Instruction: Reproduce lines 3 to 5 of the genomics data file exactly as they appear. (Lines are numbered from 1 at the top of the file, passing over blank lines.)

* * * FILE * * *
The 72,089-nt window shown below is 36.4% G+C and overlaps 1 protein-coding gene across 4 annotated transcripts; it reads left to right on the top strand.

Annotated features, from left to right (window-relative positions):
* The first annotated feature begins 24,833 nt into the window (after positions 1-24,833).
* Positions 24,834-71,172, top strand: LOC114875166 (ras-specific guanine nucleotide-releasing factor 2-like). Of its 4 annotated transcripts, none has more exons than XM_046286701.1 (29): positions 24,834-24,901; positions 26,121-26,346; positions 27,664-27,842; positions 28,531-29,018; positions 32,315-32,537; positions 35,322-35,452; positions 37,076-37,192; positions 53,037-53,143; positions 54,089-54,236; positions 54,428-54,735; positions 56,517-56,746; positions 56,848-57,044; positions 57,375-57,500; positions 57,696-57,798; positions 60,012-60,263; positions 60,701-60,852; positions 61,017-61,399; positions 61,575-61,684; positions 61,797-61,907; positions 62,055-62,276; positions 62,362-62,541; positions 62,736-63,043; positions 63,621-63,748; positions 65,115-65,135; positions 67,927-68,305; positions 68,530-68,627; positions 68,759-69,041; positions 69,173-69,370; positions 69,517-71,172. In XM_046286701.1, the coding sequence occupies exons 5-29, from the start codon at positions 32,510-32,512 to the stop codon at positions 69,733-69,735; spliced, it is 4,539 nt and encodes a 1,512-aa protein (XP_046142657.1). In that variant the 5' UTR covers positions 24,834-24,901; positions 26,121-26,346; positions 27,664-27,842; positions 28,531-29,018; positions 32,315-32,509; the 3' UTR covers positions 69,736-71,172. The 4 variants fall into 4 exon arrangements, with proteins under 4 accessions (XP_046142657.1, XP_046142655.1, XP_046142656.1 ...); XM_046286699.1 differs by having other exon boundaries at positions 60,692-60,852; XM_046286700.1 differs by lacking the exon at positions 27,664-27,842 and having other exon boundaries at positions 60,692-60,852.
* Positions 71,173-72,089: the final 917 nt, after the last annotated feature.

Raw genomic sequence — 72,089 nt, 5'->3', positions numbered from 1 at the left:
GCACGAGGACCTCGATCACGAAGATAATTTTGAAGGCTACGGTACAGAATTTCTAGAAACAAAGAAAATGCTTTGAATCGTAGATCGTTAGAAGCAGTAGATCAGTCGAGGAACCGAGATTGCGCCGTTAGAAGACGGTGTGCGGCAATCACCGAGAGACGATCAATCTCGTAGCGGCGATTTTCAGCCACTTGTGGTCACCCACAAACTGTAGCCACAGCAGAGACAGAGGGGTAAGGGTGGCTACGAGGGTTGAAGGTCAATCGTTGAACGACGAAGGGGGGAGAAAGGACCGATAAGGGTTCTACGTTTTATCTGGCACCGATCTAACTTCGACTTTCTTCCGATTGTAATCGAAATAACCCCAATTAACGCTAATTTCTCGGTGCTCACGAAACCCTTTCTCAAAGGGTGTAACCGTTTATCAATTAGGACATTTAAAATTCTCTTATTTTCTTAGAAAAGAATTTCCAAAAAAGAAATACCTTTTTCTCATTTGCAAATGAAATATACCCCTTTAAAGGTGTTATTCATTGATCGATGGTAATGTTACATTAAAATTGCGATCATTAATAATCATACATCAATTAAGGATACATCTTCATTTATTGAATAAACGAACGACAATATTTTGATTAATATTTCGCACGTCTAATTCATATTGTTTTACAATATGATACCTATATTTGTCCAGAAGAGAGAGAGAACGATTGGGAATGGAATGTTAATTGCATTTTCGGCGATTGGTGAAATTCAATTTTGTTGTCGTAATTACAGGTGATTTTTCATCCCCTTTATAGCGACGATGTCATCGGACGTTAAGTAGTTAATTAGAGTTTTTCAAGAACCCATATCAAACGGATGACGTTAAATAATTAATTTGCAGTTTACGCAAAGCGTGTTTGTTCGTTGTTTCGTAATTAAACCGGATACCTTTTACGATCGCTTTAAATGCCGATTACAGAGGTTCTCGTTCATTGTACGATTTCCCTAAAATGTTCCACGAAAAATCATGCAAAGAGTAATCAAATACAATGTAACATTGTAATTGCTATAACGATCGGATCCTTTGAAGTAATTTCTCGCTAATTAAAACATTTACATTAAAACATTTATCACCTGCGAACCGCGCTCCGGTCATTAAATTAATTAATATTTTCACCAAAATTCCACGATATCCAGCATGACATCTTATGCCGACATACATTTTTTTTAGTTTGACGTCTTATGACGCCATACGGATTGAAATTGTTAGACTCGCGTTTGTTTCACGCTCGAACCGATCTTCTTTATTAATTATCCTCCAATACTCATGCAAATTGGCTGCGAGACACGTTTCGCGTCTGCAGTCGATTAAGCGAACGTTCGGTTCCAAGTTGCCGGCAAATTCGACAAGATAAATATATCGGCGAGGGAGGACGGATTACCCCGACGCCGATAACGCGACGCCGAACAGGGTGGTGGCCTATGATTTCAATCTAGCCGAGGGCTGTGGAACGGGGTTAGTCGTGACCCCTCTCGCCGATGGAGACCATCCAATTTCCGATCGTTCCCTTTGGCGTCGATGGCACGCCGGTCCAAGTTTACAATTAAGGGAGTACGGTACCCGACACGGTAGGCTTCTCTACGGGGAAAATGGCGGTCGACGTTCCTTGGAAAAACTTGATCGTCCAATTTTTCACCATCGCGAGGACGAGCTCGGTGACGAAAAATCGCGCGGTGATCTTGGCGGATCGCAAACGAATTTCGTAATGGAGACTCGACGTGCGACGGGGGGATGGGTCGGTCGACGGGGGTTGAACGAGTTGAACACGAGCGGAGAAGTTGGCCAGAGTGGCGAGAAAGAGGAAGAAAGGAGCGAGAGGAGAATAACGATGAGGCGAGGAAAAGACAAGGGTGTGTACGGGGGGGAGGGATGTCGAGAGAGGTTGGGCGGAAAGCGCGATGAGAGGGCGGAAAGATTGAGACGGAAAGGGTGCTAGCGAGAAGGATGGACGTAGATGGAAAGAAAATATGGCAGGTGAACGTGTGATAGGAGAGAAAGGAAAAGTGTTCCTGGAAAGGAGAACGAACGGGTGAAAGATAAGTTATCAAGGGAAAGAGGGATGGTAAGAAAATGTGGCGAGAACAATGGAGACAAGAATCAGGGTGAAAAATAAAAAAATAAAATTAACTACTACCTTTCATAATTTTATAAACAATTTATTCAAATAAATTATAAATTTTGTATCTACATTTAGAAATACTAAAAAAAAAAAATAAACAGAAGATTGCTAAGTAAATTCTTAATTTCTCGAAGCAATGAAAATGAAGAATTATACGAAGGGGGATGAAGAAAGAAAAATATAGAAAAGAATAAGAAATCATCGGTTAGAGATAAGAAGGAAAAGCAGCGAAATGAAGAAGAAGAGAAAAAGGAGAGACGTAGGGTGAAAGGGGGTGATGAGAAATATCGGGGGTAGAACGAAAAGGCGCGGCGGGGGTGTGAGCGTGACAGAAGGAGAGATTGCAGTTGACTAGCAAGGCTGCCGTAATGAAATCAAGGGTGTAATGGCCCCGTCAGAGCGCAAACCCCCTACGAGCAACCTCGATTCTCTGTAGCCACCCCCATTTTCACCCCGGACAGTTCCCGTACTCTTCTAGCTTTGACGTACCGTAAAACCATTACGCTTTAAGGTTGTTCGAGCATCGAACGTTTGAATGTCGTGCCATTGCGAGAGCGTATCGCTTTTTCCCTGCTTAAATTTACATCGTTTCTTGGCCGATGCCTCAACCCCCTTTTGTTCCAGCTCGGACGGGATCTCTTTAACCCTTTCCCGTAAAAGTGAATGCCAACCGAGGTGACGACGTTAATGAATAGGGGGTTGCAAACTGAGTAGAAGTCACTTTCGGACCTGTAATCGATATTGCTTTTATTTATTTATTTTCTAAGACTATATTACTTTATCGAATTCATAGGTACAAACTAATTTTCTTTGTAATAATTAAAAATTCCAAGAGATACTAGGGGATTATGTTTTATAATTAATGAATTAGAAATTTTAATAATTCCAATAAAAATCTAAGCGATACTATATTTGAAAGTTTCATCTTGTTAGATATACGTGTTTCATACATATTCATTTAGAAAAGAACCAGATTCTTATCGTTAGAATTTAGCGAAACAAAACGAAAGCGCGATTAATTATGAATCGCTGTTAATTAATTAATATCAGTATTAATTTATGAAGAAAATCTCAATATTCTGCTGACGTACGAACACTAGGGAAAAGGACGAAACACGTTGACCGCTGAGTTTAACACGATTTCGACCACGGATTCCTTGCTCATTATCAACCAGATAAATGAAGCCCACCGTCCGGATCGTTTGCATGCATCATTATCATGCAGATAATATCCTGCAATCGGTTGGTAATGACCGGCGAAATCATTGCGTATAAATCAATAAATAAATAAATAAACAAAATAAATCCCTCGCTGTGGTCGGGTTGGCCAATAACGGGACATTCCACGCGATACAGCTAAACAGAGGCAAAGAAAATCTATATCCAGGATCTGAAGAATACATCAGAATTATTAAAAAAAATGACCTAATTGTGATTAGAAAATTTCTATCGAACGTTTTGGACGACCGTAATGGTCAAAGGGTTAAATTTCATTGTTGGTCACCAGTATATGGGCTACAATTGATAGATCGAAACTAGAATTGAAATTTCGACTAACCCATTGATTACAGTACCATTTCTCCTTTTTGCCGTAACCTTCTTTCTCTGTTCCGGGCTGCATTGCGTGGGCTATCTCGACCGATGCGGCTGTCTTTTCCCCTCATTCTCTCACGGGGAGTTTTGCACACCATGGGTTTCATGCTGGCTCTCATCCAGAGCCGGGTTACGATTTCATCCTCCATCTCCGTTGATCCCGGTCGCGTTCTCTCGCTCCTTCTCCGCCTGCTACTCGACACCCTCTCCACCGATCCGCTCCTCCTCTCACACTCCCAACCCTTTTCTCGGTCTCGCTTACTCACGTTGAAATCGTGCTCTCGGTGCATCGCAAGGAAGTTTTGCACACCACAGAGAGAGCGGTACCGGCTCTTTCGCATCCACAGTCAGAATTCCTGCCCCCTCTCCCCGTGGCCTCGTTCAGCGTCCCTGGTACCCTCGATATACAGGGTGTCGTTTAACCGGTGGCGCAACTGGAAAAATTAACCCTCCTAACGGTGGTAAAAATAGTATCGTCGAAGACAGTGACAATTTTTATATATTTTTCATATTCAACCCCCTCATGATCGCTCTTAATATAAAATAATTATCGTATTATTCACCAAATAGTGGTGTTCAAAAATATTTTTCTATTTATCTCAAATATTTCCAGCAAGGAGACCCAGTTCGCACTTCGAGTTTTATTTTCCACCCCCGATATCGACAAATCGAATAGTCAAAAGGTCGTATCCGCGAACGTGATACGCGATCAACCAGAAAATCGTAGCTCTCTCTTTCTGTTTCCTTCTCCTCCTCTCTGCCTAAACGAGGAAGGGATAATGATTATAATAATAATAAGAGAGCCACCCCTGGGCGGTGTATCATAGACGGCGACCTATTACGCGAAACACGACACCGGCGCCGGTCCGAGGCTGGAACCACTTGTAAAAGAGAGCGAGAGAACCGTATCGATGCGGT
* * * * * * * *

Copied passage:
* The first annotated feature begins 24,833 nt into the window (after positions 1-24,833).
* Positions 24,834-71,172, top strand: LOC114875166 (ras-specific guanine nucleotide-releasing factor 2-like). Of its 4 annotated transcripts, none has more exons than XM_046286701.1 (29): positions 24,834-24,901; positions 26,121-26,346; positions 27,664-27,842; positions 28,531-29,018; positions 32,315-32,537; positions 35,322-35,452; positions 37,076-37,192; positions 53,037-53,143; positions 54,089-54,236; positions 54,428-54,735; positions 56,517-56,746; positions 56,848-57,044; positions 57,375-57,500; positions 57,696-57,798; positions 60,012-60,263; positions 60,701-60,852; positions 61,017-61,399; positions 61,575-61,684; positions 61,797-61,907; positions 62,055-62,276; positions 62,362-62,541; positions 62,736-63,043; positions 63,621-63,748; positions 65,115-65,135; positions 67,927-68,305; positions 68,530-68,627; positions 68,759-69,041; positions 69,173-69,370; positions 69,517-71,172. In XM_046286701.1, the coding sequence occupies exons 5-29, from the start codon at positions 32,510-32,512 to the stop codon at positions 69,733-69,735; spliced, it is 4,539 nt and encodes a 1,512-aa protein (XP_046142657.1). In that variant the 5' UTR covers positions 24,834-24,901; positions 26,121-26,346; positions 27,664-27,842; positions 28,531-29,018; positions 32,315-32,509; the 3' UTR covers positions 69,736-71,172. The 4 variants fall into 4 exon arrangements, with proteins under 4 accessions (XP_046142657.1, XP_046142655.1, XP_046142656.1 ...); XM_046286699.1 differs by having other exon boundaries at positions 60,692-60,852; XM_046286700.1 differs by lacking the exon at positions 27,664-27,842 and having other exon boundaries at positions 60,692-60,852.
* Positions 71,173-72,089: the final 917 nt, after the last annotated feature.